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Suppose you have a discrete random variable $X_1$ with known probability mass function. I guess that choosing a variable drawn from the same pmf would be the best way to guess $X_1$ assuming all experiments are independent. If this is true, what is the name of this theorem?

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"Best" in what sense? – cardinal Nov 21 '11 at 23:44
the one that minimizes the probability of error (it's a repeated experiment) – ACAC Nov 21 '11 at 23:49
If you want to minimize the probability of error, then you'd just always select as an estimator any mode of the distribution. – cardinal Nov 21 '11 at 23:50
if you have a discrete r.v. with two values and probabilities $p_1$ and $1-p_1$ the mode does not minimize the probability of error. If you draw a r.v. from the same pmf the probability of error decreases. – ACAC Nov 22 '11 at 0:00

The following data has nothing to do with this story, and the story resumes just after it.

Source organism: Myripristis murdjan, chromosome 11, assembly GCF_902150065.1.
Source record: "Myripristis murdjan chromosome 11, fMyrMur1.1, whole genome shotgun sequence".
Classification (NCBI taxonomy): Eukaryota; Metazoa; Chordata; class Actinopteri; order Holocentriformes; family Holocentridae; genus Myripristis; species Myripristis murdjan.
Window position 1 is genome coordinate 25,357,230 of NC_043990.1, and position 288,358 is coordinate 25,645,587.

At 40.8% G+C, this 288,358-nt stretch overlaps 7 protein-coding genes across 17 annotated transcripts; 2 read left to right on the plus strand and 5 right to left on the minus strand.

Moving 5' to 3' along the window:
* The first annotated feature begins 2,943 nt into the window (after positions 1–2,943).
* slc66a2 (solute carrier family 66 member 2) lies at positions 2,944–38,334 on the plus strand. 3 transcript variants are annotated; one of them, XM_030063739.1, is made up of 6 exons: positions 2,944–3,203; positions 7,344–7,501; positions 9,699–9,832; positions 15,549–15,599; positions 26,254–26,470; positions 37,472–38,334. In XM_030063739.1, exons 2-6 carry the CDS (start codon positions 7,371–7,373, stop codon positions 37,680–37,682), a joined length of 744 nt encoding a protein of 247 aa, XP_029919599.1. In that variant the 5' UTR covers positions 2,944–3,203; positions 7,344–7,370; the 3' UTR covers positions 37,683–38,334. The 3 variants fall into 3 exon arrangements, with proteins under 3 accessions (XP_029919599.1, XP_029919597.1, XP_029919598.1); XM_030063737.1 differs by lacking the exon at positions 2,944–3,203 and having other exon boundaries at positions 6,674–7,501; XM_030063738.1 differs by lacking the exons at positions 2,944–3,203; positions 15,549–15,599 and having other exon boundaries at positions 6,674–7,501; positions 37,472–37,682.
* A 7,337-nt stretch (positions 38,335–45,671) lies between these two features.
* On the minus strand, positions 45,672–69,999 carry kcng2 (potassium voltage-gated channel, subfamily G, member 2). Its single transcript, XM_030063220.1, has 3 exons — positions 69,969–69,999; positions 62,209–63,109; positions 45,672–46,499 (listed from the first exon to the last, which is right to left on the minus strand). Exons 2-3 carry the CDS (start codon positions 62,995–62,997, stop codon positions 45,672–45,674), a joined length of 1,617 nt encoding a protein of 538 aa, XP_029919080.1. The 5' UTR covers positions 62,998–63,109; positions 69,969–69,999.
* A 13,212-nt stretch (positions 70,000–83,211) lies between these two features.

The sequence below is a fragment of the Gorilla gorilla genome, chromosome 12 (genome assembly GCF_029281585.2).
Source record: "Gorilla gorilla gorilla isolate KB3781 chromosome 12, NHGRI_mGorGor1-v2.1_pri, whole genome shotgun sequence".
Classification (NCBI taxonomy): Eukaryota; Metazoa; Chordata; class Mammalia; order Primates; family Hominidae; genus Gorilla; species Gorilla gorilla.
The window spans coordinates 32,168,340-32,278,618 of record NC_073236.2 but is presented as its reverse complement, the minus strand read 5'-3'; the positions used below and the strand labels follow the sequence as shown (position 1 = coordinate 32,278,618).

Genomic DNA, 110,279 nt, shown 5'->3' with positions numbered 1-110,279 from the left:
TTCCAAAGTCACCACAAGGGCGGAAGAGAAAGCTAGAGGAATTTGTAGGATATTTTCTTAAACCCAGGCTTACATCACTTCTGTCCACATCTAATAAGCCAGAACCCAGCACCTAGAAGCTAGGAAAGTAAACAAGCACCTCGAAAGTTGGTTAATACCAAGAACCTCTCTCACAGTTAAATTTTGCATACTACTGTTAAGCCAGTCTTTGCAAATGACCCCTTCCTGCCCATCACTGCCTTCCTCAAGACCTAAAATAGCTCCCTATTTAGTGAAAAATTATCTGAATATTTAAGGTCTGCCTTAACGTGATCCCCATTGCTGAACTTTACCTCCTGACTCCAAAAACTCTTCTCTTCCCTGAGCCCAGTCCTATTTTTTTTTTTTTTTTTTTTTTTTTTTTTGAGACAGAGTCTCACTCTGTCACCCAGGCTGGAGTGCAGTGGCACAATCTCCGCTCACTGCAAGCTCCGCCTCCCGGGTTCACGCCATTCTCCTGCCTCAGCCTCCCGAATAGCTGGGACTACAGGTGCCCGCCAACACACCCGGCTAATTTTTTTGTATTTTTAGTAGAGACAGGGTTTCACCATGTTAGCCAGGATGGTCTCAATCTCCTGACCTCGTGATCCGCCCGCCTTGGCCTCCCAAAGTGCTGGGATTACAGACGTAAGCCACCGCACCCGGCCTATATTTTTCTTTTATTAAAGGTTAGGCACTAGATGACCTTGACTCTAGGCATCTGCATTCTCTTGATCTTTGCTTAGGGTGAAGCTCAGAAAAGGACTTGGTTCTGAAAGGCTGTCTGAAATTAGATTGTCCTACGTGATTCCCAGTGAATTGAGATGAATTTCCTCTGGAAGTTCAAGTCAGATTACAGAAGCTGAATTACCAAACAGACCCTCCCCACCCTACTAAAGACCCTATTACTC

Either I'm not understanding your question quite right or you need to double-check your claim. – cardinal Nov 22 '11 at 0:09
up vote 2 down vote accepted

By the most usual criteria of "best guess", that's not an optimal strategy. For example:

If you want to miminize average square error : pick E(X)

If you want to miminize average absolute error : pick median(X)

If you want to miminize probability of error: pick mode(X) (maximum value of pmf)

To use random strategies for guessing can be optimal is some scenarios where there is an opponent who can vary his strategy observing yours (eg. rock-paper-scissors), but that doesn't seem your scenario.

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